La Linea (TV series)
|Created by||Osvaldo Cavandoli (Cava)|
|Voices of||Carlo Bonomi (most voices)|
|Theme music composer||Franco Godi|
|Country of origin||Italy|
|No. of seasons||3|
|No. of episodes||90|
|Running time||2-4 minutes|
|Production company(s)||B. Del Vita (season 1)
HDH Film/TV (season 2)
|Original release||1971 – 1991|
La Linea ("The Line") is an Italian animated series created by the Italian cartoonist Osvaldo Cavandoli. The series consists of 90 episodes, each about 2–3 minutes long, which were originally broadcast on the Italian channel RAI between 1971 and 1986. Over the years the series aired in more than 40 countries around the world. All episodes of the series are available today on DVD.
Due to its short duration (usually 2 minutes 30 seconds), it has often been used in many networks as an interstitial program.
The tune played in the background of the series was created by Franco Godi.
Even though the episodes are numbered up to 225, there are, in fact, only 90 La Linea episodes. The 1971 series had 8 (4 min) episodes, the 1978 series had 56 (101-156), and the 1986 series had 26 (200-225).
The cartoon features a man (known as "Mr. Linea") drawn as a single outline around his silhouette, walking on an infinite line of which he is a part. The character encounters obstacles and often turns to the cartoonist, represented as a live-action hand holding a white grease pencil, to draw him a solution, with various degrees of success. One recurring obstacle was an abrupt end of the line. The character would often almost fall off the edge into oblivion and get angry with the cartoonist and complain about it. He was voiced by Carlo Bonomi in a mock version of Milanese that resembled gibberish as much as possible, giving the cartoon the possibility to be easily exported without dubbing. The voice resembles Pingu's, the Swiss animated penguin, which was also voiced by Bonomi.
The first 8 episodes of the series were, in fact, created to publicize Lagostina kitchenware products, and the accompanying narration identified Mr. Linea as "Agostino Lagostina, a sharp little man with a truly expressive nose." After the 8th episode, however, the series broke its association with Lagostina.
From 1972 on La Linea was shown on numerous TV stations in Europe as well as in cinema, mostly as interstitial between commercials. La Linea was shown in more than 40 countries over the world. The series won prizes 1972 in Annecy and 1973 in Zagreb.
- In the United States, the cartoons were featured on the children's TV series The Great Space Coaster, although La Linea was given different names by the show's characters before the cartoon was played. Not all La Linea cartoons were featured on this show, as some had a mature theme and were therefore inappropriate for children. As well as part of KQED's International Animation Festival in the 1970s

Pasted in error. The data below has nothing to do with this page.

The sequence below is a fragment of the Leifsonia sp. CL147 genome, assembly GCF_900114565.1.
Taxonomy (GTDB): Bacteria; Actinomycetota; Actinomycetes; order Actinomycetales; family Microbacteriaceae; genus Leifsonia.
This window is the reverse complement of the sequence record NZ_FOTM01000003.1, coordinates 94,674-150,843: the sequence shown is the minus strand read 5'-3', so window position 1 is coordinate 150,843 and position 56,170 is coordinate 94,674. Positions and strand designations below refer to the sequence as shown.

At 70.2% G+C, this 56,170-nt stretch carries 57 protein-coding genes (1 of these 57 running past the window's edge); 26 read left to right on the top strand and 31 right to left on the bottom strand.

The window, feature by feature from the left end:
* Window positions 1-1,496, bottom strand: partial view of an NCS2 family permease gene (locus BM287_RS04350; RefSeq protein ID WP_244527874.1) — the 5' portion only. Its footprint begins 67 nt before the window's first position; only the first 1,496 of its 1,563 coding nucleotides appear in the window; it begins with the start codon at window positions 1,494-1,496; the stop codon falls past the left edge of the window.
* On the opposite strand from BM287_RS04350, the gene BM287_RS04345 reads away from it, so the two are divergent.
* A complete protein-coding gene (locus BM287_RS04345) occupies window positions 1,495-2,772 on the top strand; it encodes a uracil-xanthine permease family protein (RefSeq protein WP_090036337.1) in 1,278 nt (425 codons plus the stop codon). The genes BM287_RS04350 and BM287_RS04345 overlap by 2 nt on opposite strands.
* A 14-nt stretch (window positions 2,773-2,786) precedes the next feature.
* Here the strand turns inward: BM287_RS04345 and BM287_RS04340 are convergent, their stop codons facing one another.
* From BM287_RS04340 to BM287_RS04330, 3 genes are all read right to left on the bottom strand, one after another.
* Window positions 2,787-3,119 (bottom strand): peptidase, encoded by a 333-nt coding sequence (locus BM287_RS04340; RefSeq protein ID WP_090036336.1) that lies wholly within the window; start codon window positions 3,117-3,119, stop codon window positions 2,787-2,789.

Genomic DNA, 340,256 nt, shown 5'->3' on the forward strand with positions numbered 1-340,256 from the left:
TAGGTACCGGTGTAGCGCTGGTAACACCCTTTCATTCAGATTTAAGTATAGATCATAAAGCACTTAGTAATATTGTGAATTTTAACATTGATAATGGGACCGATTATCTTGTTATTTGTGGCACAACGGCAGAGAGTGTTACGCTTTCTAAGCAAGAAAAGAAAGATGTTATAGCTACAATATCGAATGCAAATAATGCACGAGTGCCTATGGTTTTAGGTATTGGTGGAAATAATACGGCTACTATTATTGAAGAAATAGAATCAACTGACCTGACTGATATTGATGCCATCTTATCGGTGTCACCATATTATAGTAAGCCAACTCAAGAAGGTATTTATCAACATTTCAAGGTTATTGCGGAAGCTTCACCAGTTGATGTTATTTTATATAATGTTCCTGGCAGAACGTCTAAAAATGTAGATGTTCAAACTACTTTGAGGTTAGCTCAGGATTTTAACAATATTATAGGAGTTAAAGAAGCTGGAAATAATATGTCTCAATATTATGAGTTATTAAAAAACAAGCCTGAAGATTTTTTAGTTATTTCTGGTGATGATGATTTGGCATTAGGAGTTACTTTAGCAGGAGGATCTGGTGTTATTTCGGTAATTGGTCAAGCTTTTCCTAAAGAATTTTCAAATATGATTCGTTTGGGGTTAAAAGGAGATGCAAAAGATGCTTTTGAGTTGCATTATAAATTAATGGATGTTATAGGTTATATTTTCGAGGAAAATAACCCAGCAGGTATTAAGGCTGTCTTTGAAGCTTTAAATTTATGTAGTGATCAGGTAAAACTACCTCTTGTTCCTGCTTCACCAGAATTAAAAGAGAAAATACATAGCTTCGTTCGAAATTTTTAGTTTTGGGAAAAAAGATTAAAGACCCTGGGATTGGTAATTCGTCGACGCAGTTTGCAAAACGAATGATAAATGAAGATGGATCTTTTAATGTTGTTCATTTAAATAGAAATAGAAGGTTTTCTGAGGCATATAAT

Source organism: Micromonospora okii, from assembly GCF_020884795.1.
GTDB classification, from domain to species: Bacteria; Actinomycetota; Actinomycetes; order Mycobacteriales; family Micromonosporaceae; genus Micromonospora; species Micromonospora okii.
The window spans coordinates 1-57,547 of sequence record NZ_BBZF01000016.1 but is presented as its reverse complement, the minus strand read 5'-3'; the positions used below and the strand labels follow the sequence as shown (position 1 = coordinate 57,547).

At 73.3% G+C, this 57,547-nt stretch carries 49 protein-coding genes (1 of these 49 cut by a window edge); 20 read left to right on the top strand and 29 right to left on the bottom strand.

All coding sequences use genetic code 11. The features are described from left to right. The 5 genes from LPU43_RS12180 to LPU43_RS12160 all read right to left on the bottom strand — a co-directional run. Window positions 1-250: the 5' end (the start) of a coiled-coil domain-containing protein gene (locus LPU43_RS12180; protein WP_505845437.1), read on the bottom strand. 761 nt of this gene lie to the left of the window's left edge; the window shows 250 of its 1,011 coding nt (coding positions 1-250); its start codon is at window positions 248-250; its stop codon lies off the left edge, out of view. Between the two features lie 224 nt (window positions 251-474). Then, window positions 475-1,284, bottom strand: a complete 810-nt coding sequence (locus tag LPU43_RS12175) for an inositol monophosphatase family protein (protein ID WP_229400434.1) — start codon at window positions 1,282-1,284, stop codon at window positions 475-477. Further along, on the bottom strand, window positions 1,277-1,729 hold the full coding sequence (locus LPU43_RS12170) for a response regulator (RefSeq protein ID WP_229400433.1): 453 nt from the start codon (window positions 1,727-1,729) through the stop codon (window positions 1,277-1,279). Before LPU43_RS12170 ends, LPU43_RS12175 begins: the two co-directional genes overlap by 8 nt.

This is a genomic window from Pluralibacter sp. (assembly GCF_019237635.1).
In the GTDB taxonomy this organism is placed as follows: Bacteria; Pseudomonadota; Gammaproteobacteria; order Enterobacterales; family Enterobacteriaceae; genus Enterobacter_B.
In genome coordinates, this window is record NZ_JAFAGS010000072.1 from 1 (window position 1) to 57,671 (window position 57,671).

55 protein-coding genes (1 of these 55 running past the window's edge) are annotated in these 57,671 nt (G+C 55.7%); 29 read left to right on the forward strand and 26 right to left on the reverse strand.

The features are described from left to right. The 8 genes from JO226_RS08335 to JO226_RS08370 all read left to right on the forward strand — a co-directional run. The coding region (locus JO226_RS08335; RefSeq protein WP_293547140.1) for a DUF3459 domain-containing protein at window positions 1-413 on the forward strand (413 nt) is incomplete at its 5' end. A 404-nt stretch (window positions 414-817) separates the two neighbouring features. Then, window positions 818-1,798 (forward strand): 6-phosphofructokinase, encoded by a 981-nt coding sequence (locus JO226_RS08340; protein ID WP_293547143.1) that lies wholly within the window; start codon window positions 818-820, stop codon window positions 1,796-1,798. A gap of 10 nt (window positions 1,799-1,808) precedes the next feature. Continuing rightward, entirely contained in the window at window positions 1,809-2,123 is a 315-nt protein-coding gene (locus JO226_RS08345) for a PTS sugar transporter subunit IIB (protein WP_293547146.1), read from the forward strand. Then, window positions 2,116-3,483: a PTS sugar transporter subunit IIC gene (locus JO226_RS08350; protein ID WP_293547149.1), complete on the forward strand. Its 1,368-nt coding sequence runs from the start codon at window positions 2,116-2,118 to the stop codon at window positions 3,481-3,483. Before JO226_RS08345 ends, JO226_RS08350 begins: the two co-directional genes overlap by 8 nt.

- La Linea was also featured on the Nickelodeon (TV channel) during Pinwheel (TV series) as one of their animated shorts.
- It was screened on the Australian Broadcasting Corporation in Australia as a filler between longer programmes.
- From June 30, 2008 until October 31, 2008, the Norwegian newspaper Dagbladet published all episodes of La Linea  as daily episodes on its website(La Linea 1-8, La Linea 101-156, and La Linea 200-225).
A set of three DVDs containing all the episodes was released in Germany in 2003 and re-edited in September 2008. The first volume was released in France, Hungary, Serbia and Scandinavia. A set of two DVDs containing 56 episodes is sold in Quebec since 2008 by Imavision. The complete series was released in Scandinavia in the beginning of 2008 in a 3-disc box set.
- The La Linea style was used in two music videos for Italian disco artist Gigi D'Agostino: 1999's "Bla Bla Bla" and 2000's "The Riddle".
- In 2005, the video for the Jamiroquai song "(Don't) Give Hate a Chance" paid homage to La Linea. The video is an animated commentary on the War on Terrorism and features 3D representations of the familiar La Linea character, as well as the animator's hand and pencil.
- A similar concept was used in the final introduction for the British version of Whose Line is it Anyway?.
- Cavandoli drew La Linea for the last time, just before his death, for use in advertisements of an Icelandic bank called Kaupthing.
- Home appliance producer Vestel used La Linea in its TV ad campaign in Turkey.
- BabyFirst TV uses a La Linea style animation for the opening and closing animation for their BabyFirst TV FYI segments
- In October 2012 Ford ran a TV ad campaign for its C-MAX hybrid using La Linea.
The show is known by different names around the world, including:
- "Cizgi Adam" in Turkiye
- "Aghaaye Khat" / "آقای خط" (Mr. Line) in Iran
- "Linus på linjen" (Linus on the line) in Sweden
- "Linus linjalla" (Linus on the line) in Finland
- "Badum badum" or "Črtica" in Slovenia
- "Balum balum" and sometimes "Złośniczek" in Poland
- "Menő Manó" in Hungary
- "Mar Kav" / "מר קו" (Mr. Line) in Israel
- "Bajram" in Albania
- "Streken" in Norway
- "Stregen" in Denmark
- "Línan" in Iceland
- "Бајум Бајум" in Republic of Macedonia
- "Bay Meraklı" (Mr. Curious) in Turkey
- "Барум Барум" / "Barum Barum" or "Абаракандиши Ди Фјури" / "Abarakandiši Di Fjuri" in Serbia
- "Lineman" in the United States
- "La Linéa" in France
- "A Linha" in Brazil
- "Lijntje" in the Netherlands
- "Abelardo" in Argentina
- "La ligne" in Québec, Canada
- "Bajum Badum" in Croatia